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Gene Review

WRB  -  tryptophan rich basic protein

Homo sapiens

Synonyms: CHD5, Congenital heart disease 5 protein, Tail-anchored protein insertion receptor WRB, Tryptophan-rich basic protein
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Disease relevance of WRB

  • Additionally, we have accurately located a previously described gene, the WRB gene, between the markers ACTL5-D21S268 within this Down Syndrome Region-2 [1].
  • Binding of the 5' terminal sequence of virion RNA (vRNA) to the polymerase activates a tryptophan-rich, cap-binding sequence on the PB2 subunit [2].
  • A tryptophan-rich repeat motif that is highly conserved between these proteins, as well as in the reverse transcriptase from simian immunodeficiency virus, has been postulated to be involved in hydrophobic subunit interactions [3].
  • A conserved tryptophan-rich motif in the membrane-proximal region of the human immunodeficiency virus type 1 gp41 ectodomain is important for Env-mediated fusion and virus infectivity [4].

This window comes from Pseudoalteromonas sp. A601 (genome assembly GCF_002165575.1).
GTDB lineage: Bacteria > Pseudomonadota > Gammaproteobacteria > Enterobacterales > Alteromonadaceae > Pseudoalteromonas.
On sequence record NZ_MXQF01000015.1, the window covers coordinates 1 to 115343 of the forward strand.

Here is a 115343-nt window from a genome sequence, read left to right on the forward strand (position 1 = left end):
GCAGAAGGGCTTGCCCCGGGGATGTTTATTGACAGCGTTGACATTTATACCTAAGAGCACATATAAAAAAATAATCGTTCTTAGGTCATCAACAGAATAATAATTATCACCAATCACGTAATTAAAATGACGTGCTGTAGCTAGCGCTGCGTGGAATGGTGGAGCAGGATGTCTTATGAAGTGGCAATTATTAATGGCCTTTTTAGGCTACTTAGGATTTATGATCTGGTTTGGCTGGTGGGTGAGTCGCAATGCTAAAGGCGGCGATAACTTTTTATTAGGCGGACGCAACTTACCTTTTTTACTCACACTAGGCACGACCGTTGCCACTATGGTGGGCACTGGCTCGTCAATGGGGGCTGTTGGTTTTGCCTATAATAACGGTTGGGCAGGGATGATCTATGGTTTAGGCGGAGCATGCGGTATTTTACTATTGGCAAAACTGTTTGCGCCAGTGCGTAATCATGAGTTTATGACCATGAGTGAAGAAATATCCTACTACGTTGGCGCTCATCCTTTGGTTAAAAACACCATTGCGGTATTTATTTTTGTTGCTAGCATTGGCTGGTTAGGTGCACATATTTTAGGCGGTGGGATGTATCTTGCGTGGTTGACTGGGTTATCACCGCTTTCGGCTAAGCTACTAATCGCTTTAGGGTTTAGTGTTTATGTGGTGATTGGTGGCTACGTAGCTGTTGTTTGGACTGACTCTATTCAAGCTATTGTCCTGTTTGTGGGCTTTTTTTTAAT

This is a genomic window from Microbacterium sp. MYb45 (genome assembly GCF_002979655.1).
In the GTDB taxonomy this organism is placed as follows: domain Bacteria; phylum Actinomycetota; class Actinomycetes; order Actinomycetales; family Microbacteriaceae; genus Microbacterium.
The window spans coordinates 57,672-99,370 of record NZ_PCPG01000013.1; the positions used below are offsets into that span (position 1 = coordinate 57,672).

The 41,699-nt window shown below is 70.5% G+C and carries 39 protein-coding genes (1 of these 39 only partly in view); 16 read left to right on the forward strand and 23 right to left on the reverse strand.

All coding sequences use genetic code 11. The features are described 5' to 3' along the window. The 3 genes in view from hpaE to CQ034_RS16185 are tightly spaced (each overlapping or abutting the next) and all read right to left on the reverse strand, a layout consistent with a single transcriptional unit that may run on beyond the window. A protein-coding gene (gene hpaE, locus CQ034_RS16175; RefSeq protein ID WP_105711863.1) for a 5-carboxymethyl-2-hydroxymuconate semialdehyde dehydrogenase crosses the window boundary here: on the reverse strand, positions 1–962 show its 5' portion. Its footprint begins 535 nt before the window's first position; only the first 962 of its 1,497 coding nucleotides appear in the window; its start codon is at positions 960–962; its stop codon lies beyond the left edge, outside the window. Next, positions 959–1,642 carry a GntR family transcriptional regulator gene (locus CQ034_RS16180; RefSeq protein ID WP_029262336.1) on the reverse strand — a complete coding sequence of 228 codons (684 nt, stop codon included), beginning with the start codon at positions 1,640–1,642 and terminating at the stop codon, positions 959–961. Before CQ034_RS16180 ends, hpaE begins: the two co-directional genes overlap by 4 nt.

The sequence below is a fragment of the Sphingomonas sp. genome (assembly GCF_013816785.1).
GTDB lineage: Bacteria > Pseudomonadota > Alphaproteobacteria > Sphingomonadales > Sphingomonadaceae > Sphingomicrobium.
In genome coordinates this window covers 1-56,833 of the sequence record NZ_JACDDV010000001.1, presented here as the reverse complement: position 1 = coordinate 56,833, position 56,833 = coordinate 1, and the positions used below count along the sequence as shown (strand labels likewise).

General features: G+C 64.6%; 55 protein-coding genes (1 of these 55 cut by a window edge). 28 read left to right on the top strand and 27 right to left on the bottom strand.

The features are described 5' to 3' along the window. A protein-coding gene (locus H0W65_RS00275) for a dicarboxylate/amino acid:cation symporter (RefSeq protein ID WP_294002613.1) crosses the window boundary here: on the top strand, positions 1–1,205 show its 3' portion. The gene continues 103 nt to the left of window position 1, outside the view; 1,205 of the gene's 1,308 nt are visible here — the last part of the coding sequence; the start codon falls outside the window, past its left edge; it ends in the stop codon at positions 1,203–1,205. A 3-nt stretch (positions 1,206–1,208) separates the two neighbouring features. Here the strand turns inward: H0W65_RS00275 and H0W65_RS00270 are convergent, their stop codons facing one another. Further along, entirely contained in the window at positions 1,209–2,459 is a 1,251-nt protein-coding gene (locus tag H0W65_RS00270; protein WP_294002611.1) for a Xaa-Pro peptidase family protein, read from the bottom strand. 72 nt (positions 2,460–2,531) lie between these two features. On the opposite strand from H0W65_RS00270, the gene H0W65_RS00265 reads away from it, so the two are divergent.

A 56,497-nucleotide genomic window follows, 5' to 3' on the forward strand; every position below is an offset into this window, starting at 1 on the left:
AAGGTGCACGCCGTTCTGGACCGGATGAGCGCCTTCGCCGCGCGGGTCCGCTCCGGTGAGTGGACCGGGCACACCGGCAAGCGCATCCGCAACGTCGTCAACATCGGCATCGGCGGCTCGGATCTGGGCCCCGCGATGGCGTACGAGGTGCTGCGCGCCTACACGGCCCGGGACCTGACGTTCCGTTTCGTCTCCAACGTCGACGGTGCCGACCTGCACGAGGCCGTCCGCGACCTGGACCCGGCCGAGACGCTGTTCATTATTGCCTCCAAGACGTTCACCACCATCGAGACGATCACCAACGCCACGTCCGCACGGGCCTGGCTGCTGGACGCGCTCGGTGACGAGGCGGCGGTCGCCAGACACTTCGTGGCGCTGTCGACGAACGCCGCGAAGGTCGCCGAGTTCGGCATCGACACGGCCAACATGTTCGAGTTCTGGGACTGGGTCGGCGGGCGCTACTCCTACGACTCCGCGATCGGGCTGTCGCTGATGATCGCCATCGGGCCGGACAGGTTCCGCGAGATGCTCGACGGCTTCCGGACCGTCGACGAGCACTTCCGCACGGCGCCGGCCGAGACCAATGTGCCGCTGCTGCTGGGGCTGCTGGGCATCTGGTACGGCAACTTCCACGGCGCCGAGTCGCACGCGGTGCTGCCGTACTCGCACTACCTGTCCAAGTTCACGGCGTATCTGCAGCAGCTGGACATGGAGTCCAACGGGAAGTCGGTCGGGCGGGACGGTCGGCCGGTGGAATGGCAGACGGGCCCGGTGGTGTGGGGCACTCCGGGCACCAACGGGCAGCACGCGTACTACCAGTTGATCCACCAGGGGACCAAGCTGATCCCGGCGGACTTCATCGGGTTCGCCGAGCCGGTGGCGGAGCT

• Among the isolated phage clones, we found that tryptophan-rich peptide sequences appeared repetitively in successive cycles of phage library panning [5].

High impact information on WRB

  • Since deblocking was done with piperidine and the peptide was removed from the resin by treatment with ethanolamine, this synthetic protocol prevented oxidation of the indole rings of this tryptophan-rich peptide and reduced truncations produced by acid hydrolysis [6].
  • The subjects slept at the laboratory for 2 separate nights so that morning performance could be evaluated after an evening diet containing either tryptophan-rich alpha-lactalbumin or tryptophan-low placebo protein [7].
  • These results demonstrate the crucial role of a tryptophan-rich motif in gp41 during a post-CD4-binding step of glycoprotein-mediated fusion [4].
  • All these proteins contain several tryptophan-rich repeats designated DWS motifs and internal repeat sequences [8].